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Europe's long-term climate target: A critical evaluation

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  • Tol, Richard S.J.

Abstract

The European Commission and a number of its Member States have adopted a stringent long-term target for climate policy, namely that the global mean temperature should not rise more than 2°C above pre-industrial times. This target is supported by rather thin arguments, based on inadequate methods, sloppy reasoning, and selective citation. In the scientific literature on “dangerous interference with the climate system”, most studies discuss either methodological issues, or carefully lay out the arguments for or against a particular target. These studies do not make specific recommendations, with the exception of cost-benefit analyses which argue for less stringent policy targets. However, there are also a few studies that recommend a target without the supporting argumentation. Overall, the 2°C target of the EU seems unfounded.

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Bibliographic Info

Article provided by Elsevier in its journal Energy Policy.

Volume (Year): 35 (2007)
Issue (Month): 1 (January)
Pages: 424-432

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Handle: RePEc:eee:enepol:v:35:y:2007:i:1:p:424-432

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Web page: http://www.elsevier.com/locate/enpol

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References

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  1. Christine Roeckmann, 2005. "International cooperation for sustainable fisheries in the Baltic Sea," Working Papers FNU-88, Research unit Sustainability and Global Change, Hamburg University, revised Sep 2005.
  2. P. Michael Link & Richard S.J. Tol, 2004. "Possible Economic Impacts of a Shutdown of the Thermohaline Circulation: an Application of FUND," Working Papers FNU-42, Research unit Sustainability and Global Change, Hamburg University, revised Apr 2004.
  3. Richard S.J. Tol & Andrea Bigano & Jacqueline M. Hamilton & Yuan Zhou, 2005. "A Global Database of Domestic and International Tourist Numbers at National and Subnational Level," Working Papers 2005.3, Fondazione Eni Enrico Mattei.
  4. Beatriz Gaitan S. & Richard S.J. Tol & I. Hakan Yetkiner, 2006. "The Hotelling’s Rule Revisited in a Dynamic General Equilibrium Model," Papers of the Annual IUE-SUNY Cortland Conference in Economics, in: Proceedings of the Conference on Human and Economic Resources, pages 213-238 Izmir University of Economics.
  5. Megan Ceronsky & David Anthoff & Cameron Hepburn & Richard S.J. Tol, 2005. "Checking The Price Tag On Catastrophe: The Social Cost Of Carbon Under Non-Linear Climate Response," Working Papers FNU-87, Research unit Sustainability and Global Change, Hamburg University, revised Aug 2005.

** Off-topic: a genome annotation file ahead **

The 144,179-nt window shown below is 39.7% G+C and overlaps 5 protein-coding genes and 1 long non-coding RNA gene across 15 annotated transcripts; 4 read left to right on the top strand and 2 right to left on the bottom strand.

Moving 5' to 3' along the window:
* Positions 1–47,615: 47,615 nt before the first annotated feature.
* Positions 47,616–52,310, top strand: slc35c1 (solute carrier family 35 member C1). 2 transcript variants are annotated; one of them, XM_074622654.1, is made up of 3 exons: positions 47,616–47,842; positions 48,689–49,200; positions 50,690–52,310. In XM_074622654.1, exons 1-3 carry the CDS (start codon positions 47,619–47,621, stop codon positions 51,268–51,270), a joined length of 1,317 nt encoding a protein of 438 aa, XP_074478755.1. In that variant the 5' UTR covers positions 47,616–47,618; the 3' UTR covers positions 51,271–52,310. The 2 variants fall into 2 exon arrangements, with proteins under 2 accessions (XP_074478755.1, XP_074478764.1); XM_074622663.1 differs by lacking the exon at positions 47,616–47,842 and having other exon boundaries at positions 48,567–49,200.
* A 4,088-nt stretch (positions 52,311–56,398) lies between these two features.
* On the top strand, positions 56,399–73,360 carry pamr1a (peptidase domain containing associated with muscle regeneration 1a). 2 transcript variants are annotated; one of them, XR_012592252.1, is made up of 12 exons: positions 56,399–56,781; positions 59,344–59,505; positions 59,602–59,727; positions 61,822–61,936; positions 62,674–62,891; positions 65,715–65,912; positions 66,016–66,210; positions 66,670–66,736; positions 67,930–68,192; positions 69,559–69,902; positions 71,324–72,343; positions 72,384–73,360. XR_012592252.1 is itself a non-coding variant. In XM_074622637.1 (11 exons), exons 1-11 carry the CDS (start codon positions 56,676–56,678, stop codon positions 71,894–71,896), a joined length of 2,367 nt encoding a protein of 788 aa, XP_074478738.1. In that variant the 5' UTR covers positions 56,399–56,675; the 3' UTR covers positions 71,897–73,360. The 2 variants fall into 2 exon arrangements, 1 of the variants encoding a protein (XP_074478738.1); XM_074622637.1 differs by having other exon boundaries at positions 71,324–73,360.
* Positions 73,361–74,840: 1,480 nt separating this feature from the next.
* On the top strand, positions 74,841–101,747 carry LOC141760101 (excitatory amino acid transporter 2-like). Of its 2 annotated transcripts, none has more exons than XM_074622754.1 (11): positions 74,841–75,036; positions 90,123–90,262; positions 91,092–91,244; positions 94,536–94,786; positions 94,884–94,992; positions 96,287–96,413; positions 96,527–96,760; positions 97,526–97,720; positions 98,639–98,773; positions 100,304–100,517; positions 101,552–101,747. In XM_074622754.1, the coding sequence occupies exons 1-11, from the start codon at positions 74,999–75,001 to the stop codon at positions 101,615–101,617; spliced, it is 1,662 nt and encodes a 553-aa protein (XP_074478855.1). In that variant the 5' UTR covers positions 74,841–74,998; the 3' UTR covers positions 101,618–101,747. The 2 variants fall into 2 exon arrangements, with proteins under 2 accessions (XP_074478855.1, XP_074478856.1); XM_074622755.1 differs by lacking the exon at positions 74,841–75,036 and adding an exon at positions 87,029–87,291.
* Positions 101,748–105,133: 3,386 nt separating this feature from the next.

6. Richard S.J. Tol, 2004. "Exchange Rates And Climate Change: An Application Of Fund," Working Papers FNU-45, Research unit Sustainability and Global Change, Hamburg University, revised Jun 2004.
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Citations

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Cited by:
  1. Tol, Richard S. J., 2007. "The Social Cost of Carbon: Trends, Outliers and Catastrophes," Economics Discussion Papers 2007-44, Kiel Institute for the World Economy.
  2. Briec, Walter & Peypoch, Nicolas & Ratsimbanierana, Hermann, 2011. "Productivity growth and biased technological change in hydroelectric dams," Energy Economics, Elsevier, vol. 33(5), pages 853-858, September.
  3. Tol, Richard S. J., 2007. "Irish Climate Change Policy for 2012: An Assessment," Quarterly Economic Commentary: Special Articles, Economic and Social Research Institute (ESRI), vol. 2007(4-Winter), pages 104-117.
  4. Jobert, Thomas & Karanfil, Fatih & Tykhonenko, Anna, 2010. "Convergence of per capita carbon dioxide emissions in the EU: Legend or reality?," Energy Economics, Elsevier, vol. 32(6), pages 1364-1373, November.
  5. Tol, Richard S.J., 2009. "Intra-union flexibility of non-ETS emission reduction obligations in the European Union," Energy Policy, Elsevier, vol. 37(5), pages 1745-1752, May.
  6. Kopsakangas Savolainen, Maria & Svento, Rauli, 2012. "Real-Time Pricing in the Nordic Power markets," Energy Economics, Elsevier, vol. 34(4), pages 1131-1142.
  7. Roger Fouquet, 2010. "The Slow Search for Solutions: Lessons from Historical Energy Transitions by Sector and Service," Working Papers 2010-05, BC3.
  8. Simon Dietz, 2009. "From efficiency to justice: utility as the informational basis of climate change strategies, and some alternatives," LSE Research Online Documents on Economics 37616, London School of Economics and Political Science, LSE Library.
  9. Olivier Godard, 2007. "Climat et générations futures - Un examen critique du débat académique suscité par le Rapport Stern," Working Papers hal-00243059, HAL.
  10. Simon Dietz, 2009. "From efficiency to justice: utility as the informational basis of climate change strategies, and some alternatives," Grantham Research Institute on Climate Change and the Environment Working Papers 13, Grantham Research Institute on Climate Change and the Environment.
  11. Edvardsson Björnberg, Karin, 2013. "Rational climate mitigation goals," Energy Policy, Elsevier, vol. 56(C), pages 285-292.

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